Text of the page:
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Malawi taken to task on homosexuality

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Malawi on Tuesday presented its report on the status of human rights in the country to the United Nations Universal Periodic Review (UPR) Working Group, which saw other countries urging it to decriminalise same sex relationships.

But responding to the queries and recommendations, Minister of Justice, Titus Mvalo, said homosexuality remained illegal in Malawi, adding that the Malawi Human Rights Commission would carry out a study to see whether it would be in order for Malawi to legalise it.

Contributing to deliberations on Malawi’s human rights report that Mvalo had presented earlier, a representative of Germany at the UPR session wanted to know if Malawian officials were considering reviewing laws that impede the rights of lesbian, gay, bisexual, transgender, or intersex (LGBTI) individuals.

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“Considering that there have not been any sentences since 2012, does the new government consider reviewing laws that impede rights of LGBTI, for example, provisions criminalising consensual same-sex sexual conduct?

“What efforts does the government undertake to promote acceptance of LGBTI persons within society?” Germany’s representative asked.

Contributing to Malawi’s presentation, a representative of the United States (US) wanted to know if the Government of Malawi was protecting human rights and fundamental freedoms of LGBTI persons.

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“Will Malawi take steps to decriminalise LGBTI status and conduct?” quizzed the representative.

On its part, the United Kingdom (UK) quizzed Malawi on what steps the government was taking to end all forms of discrimination based on sexual orientation or gender identity, and to enact the Disability Bill of 2019 that incorporates into domestic law the UN Convention on the Rights of Persons with Disabilities.

Other rights issues that attracted questions in Geneva Tuesday included that measures the Government of Malawi was taking to end sexual violence and exploitation of women and children.

During the session, the US said it was concerned with the level of violence against persons with albinism in Malawi.

“We note the recent convictions of several individuals for killing persons with albinism but many abduction and murder cases remain unsolved. What is the Government of Malawi doing to prevent violence against persons with albinism? What steps is the government taking to dispel myths that lead to the ritual use of body parts of persons with albinism?”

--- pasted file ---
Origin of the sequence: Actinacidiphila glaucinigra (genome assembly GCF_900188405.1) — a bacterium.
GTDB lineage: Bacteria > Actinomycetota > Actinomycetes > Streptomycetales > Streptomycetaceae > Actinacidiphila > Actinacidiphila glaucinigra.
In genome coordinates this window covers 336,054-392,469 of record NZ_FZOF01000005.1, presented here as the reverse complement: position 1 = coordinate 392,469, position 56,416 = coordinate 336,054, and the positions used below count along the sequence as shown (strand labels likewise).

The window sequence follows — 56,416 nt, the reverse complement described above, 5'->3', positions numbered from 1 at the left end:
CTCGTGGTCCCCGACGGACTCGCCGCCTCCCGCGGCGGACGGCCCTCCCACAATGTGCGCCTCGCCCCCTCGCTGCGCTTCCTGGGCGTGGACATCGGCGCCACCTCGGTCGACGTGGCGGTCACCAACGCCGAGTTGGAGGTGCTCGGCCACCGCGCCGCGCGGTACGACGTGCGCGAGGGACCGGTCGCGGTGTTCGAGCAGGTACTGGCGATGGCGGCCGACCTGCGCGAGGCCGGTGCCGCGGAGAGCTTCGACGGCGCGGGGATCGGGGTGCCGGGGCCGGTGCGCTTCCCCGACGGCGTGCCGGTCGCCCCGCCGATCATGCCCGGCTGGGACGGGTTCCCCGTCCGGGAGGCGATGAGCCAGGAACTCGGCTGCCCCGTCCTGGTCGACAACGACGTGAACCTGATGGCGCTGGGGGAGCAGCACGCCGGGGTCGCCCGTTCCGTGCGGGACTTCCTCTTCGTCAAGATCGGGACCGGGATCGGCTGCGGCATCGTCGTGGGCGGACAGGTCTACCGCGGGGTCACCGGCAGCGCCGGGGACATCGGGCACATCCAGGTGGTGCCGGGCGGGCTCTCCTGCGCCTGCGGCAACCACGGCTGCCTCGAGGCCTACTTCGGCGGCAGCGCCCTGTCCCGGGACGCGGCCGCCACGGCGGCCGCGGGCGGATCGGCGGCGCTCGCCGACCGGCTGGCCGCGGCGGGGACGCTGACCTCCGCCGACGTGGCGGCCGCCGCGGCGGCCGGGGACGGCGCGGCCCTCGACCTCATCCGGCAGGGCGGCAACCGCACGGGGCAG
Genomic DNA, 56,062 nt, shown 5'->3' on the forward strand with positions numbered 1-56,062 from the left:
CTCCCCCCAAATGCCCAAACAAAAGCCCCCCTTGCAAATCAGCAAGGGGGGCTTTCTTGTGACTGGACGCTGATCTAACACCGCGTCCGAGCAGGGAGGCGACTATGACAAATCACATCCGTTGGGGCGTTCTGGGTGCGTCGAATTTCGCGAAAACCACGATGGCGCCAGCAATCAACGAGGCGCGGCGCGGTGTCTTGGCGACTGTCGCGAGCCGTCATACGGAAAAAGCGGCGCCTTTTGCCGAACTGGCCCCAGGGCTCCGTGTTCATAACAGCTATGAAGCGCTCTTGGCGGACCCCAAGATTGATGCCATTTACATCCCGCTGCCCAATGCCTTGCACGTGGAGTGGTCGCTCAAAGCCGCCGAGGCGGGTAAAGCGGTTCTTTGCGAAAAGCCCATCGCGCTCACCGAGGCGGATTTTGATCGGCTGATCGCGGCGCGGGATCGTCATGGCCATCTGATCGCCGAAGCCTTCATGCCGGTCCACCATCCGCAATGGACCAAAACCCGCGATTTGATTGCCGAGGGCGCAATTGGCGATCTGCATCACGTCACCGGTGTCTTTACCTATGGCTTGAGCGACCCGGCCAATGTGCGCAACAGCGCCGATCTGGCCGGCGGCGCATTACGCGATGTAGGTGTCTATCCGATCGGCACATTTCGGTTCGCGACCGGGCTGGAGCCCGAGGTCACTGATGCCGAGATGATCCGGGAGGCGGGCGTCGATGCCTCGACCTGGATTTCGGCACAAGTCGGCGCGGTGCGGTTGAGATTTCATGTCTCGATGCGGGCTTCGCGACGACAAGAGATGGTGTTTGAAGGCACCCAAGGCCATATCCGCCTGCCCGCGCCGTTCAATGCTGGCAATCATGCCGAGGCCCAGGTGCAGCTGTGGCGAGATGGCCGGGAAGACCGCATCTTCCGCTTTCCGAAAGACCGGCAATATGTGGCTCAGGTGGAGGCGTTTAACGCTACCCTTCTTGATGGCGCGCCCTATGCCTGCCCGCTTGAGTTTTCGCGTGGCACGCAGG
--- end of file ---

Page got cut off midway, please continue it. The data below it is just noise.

The US also asked the Government of Malawi to clarify on measures it was taking to enforce legal prohibitions on gender-based violence, discrimination, and abusive practices, including initiation rituals in which adult men have sexual relations with girls.

The UK also demanded to know when the Government of Malawi would abolish the death penalty and ensure that all persons awaiting the death sentence have their sentences commuted, in accordance with the policy outlined in Malawi’s UPR.

“What steps is the Government of Malawi taking to investigate allegations of rape and sexual abuse of women by Malawi Police Service [personnel] during protests on 28 October 2019, and hold accountable anyone found to be responsible?” asked the UK.

In an interview after the presentation, Mvalo said the Tonse Administration was committed to ensuring that victims of Msundwe sexual abuse accessed justice, adding that police should be an instrument of protecting people and not inflicting terror.

On death penalty, Mvalo said there had been a moratorium on the death penalty since 1994, adding that the Tonse Administration intended to proceed with that moratorium.

Centre for Human Rights and Rehabilitation acting Executive Director, Michael Kaiyatsa, said, after Mvalo has made the submission, the UPR Working Group would present recommendations to Malawi which the Malawi Government must accept, reject or take note of.

He said, according to the calendar, a preliminary report of recommendations will be presented to Malawi by November 6 and that Malawi would have to respond to it by November 20.

Kaiyatsa noted that there were some recommendations which kept resurfacing, meaning that UN member states were concerned with the lack of action on some of the concerns.

He added that there was need for authorities to fast-track the Msundwe case which, he said, had attracted international attention.

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